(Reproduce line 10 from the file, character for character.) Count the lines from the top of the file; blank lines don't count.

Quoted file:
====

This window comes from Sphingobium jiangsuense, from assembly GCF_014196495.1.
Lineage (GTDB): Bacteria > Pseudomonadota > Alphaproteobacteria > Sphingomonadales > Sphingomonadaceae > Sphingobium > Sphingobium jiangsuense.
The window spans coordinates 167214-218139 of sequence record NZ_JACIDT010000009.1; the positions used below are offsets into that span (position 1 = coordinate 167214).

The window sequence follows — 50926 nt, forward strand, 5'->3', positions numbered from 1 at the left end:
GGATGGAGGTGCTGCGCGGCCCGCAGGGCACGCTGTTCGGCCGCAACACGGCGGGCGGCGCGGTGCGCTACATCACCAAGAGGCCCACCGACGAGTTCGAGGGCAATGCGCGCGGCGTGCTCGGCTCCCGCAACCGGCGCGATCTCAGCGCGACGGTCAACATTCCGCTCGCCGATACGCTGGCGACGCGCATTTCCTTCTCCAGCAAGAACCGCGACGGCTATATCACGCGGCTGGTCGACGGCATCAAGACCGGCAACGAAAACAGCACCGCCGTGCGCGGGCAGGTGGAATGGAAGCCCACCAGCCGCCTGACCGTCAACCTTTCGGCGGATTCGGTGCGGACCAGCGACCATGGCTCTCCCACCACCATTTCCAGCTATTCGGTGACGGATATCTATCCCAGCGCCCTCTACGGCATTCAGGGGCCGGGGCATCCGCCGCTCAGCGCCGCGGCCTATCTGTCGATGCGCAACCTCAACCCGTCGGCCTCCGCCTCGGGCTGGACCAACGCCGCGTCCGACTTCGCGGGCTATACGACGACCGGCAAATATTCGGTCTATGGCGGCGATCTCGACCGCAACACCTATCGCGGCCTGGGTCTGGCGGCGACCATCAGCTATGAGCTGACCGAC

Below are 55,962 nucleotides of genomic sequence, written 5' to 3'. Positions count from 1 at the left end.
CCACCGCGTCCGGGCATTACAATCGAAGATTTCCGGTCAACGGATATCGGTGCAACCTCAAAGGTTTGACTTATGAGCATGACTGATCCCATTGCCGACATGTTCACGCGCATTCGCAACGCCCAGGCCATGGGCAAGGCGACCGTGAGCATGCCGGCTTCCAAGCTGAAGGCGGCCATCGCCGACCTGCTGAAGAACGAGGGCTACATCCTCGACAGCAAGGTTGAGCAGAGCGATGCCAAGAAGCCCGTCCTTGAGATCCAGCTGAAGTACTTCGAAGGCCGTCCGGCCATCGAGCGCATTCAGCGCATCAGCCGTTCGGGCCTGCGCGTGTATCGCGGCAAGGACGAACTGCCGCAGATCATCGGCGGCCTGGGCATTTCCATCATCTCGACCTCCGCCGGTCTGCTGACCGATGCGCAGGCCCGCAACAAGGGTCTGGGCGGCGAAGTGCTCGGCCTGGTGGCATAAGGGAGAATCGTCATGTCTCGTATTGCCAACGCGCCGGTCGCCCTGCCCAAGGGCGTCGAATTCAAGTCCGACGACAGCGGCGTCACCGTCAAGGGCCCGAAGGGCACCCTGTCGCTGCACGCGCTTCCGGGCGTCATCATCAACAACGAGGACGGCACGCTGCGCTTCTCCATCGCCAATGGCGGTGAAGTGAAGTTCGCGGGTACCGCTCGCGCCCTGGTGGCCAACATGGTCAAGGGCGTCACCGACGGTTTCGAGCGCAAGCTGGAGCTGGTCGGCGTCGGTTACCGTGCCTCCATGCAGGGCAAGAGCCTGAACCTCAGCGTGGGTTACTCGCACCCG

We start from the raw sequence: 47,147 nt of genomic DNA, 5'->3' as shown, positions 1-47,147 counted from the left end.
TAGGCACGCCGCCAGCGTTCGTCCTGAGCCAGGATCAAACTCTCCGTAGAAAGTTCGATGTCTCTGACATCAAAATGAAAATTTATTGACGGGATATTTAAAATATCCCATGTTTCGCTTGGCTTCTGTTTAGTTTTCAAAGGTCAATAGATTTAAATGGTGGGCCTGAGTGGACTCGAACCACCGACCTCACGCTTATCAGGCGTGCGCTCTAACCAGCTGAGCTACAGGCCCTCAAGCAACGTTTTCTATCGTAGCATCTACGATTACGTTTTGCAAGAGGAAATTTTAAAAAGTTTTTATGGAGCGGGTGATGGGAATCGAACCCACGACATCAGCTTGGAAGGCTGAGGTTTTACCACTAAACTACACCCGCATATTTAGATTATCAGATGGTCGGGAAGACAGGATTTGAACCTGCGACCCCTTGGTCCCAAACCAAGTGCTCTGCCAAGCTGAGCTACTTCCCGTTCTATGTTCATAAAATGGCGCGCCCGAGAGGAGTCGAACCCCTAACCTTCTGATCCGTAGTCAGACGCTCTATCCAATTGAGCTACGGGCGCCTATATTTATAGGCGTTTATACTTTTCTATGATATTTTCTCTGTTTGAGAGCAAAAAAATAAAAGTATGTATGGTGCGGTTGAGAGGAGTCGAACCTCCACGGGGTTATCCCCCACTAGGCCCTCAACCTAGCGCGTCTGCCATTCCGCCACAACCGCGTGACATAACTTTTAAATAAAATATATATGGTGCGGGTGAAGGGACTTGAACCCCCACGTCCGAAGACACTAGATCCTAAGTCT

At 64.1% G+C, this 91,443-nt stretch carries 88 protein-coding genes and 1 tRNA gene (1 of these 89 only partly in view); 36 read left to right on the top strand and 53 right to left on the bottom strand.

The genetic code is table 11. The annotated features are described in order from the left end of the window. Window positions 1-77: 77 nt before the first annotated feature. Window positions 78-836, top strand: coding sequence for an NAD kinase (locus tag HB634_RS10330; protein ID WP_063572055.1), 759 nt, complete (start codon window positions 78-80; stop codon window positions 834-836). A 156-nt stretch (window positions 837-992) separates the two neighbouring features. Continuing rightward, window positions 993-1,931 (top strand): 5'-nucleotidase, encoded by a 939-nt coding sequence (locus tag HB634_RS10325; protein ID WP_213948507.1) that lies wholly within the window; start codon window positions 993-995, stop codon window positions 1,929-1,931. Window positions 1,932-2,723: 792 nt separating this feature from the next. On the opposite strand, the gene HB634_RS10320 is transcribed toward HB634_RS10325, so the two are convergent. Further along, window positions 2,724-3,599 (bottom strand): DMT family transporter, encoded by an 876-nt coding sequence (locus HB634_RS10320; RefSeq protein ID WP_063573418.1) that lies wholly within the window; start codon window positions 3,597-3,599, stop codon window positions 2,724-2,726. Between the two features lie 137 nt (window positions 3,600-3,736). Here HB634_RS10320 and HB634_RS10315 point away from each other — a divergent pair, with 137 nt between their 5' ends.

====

At 64.1% G+C, this 91,443-nt stretch carries 88 protein-coding genes and 1 tRNA gene (1 of these 89 only partly in view); 36 read left to right on the top strand and 53 right to left on the bottom strand.